The CurrentCost panels output real time data in XML format every 6 seconds through a TTL serial connection presented as an 8P8C connector on the bottom, and I used to have a WRT54GL wireless access point connected to that, which sent the data to the server. The WRT54GL was retired some time ago, so I wanted another way of recording the power usage data. The ESP8266 seemed like a good choice to provide a bridge to my wifi network and I've chosen to use an ESP-12F board. I could build a small enough device on stripboard to sit in the cavity under the base of the panel and connect to the CurrentCost's TTL serial output.
The 8P8C connector also includes regulated and unregulated power connections, but the 3v PSU is only rated for 80mA which is nowhere near enough to power the ESP8266. I didn't want to have a second PSU, so opted to use a single USB power supply to power everything. I've used an LM1117T LDO regulator to drop the supply voltage down to 3.3v, and connected this to both the ESP8266 and the unregulated supply rail of the CurrentCost. There's a schottky diode between the regulator and the CurrentCost - this isn't strictly necessary, but will protect against someone plugging the CurrentCost PSU in at the same time as the wifi bridge.
GPIO0 and GPIO2 are pulled up by 10KΩ resistors, GPIO15 is pulled down by a 10KΩ resistor - you can probably get away with omitting the resistors and connecting these directly to Vcc / 0v respectively, although using a resistor to pull up GPIO0 allows the ESP8266 to be programmed in circuit by temporarily pulling it down to 0v.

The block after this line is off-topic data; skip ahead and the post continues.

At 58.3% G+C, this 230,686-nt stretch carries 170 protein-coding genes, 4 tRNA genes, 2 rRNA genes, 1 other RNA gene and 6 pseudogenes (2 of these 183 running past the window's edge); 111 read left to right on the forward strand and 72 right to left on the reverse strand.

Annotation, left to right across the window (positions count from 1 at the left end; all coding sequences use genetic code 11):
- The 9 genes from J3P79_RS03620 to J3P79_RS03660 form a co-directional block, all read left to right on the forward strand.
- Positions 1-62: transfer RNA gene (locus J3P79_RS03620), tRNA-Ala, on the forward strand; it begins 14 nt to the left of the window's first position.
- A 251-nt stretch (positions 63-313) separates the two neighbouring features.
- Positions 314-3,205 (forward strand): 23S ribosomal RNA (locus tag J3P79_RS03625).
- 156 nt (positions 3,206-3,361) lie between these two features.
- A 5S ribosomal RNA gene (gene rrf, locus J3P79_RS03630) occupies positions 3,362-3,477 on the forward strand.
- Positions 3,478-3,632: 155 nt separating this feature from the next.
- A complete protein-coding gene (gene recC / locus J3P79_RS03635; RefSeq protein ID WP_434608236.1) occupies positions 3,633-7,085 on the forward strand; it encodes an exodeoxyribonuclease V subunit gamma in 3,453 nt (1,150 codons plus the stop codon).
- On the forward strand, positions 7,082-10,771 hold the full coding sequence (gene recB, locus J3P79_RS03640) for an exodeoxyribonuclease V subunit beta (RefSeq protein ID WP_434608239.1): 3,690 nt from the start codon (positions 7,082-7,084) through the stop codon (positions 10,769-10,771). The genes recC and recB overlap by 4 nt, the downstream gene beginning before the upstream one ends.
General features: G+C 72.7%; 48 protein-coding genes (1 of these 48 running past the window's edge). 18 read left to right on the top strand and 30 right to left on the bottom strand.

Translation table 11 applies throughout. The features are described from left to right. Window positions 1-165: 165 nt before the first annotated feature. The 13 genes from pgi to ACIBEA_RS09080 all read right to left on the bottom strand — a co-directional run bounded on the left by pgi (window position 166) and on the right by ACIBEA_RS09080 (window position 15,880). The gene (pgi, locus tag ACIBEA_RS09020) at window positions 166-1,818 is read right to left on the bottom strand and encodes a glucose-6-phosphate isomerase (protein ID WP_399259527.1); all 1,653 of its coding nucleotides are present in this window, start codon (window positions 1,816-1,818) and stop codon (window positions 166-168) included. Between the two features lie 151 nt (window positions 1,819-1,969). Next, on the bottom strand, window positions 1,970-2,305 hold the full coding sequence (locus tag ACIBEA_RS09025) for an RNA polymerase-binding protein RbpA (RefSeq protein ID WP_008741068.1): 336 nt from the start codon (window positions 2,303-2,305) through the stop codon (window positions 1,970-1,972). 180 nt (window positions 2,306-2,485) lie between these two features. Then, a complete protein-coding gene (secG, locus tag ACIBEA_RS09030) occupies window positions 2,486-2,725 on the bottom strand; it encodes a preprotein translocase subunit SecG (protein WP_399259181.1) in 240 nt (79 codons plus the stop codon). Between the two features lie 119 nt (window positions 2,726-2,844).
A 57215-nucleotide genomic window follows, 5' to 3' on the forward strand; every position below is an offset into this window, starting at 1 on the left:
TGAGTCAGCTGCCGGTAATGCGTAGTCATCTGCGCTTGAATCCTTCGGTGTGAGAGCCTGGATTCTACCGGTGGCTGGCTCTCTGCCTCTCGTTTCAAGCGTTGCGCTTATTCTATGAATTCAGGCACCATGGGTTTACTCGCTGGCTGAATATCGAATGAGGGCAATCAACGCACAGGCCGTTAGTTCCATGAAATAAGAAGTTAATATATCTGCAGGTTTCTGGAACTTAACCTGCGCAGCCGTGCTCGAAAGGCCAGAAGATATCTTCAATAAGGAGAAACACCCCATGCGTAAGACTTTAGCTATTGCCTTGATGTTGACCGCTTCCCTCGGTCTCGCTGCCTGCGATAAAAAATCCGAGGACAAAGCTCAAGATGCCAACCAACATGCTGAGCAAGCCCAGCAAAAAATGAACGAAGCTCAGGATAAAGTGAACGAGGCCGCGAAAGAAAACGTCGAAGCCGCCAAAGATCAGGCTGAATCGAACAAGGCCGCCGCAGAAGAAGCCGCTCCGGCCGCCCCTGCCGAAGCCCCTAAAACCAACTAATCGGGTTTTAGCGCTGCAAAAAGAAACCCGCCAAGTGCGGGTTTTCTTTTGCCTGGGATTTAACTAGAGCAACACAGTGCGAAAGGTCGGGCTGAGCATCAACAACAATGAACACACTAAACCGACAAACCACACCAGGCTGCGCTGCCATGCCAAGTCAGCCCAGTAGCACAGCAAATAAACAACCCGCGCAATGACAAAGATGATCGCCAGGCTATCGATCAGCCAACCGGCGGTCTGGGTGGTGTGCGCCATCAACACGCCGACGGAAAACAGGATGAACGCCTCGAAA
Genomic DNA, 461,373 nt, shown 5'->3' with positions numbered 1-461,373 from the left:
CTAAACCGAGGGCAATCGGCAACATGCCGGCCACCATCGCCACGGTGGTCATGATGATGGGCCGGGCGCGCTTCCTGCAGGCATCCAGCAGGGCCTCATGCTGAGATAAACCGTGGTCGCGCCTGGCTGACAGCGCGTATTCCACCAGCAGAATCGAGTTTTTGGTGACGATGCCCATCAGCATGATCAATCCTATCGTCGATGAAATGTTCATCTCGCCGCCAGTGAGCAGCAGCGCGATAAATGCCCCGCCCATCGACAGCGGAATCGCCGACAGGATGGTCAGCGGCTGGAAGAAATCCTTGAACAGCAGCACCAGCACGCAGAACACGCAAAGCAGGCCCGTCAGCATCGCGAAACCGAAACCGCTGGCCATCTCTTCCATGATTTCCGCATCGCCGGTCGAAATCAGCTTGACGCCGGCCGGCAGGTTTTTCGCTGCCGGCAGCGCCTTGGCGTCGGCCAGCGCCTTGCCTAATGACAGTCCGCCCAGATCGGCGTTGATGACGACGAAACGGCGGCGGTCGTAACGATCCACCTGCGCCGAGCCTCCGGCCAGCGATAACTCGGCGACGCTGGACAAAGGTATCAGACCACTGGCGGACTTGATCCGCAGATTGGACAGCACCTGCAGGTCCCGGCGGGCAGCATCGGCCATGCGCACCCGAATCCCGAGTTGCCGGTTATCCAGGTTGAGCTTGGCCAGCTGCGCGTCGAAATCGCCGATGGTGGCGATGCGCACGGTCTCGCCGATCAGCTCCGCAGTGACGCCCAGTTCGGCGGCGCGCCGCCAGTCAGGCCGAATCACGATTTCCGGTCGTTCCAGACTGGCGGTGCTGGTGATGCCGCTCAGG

CH_PD and reset are pulled up all the time by tieing them to the Vcc rail.
The connections to the CurrentCost's 8P8C connector are:
- Pin 1 - Vcc / unregulated power
- Pin 4 - Ground / 0v
- Pin 8 - TTL serial data
|Component-side view on the left, flipped for a track-side view on the right
The power connector is a surface mount mini-USB socket - obviously that's incompatible with stripboard, so I have just tacked on a couple of wires to connect it to the circuit and soldered its mounting lugs down to the track-side. I find it useful to hot-glue the wires onto the board for mechanical support to avoid breaking off the socket's pins.
The code, schematic and layout are available from my Subversion repository. The circuit works for both the CurrentCost EnviR (also known as the CC128) and the first generation CurrentCost, although the baud rate needs to be changed in the code - the EnviR uses a rate of 57600bps whilst the first generation panel uses 2400bps. I believe there are also second generation panels around that look similar to the first generation ones but run at 9600bps.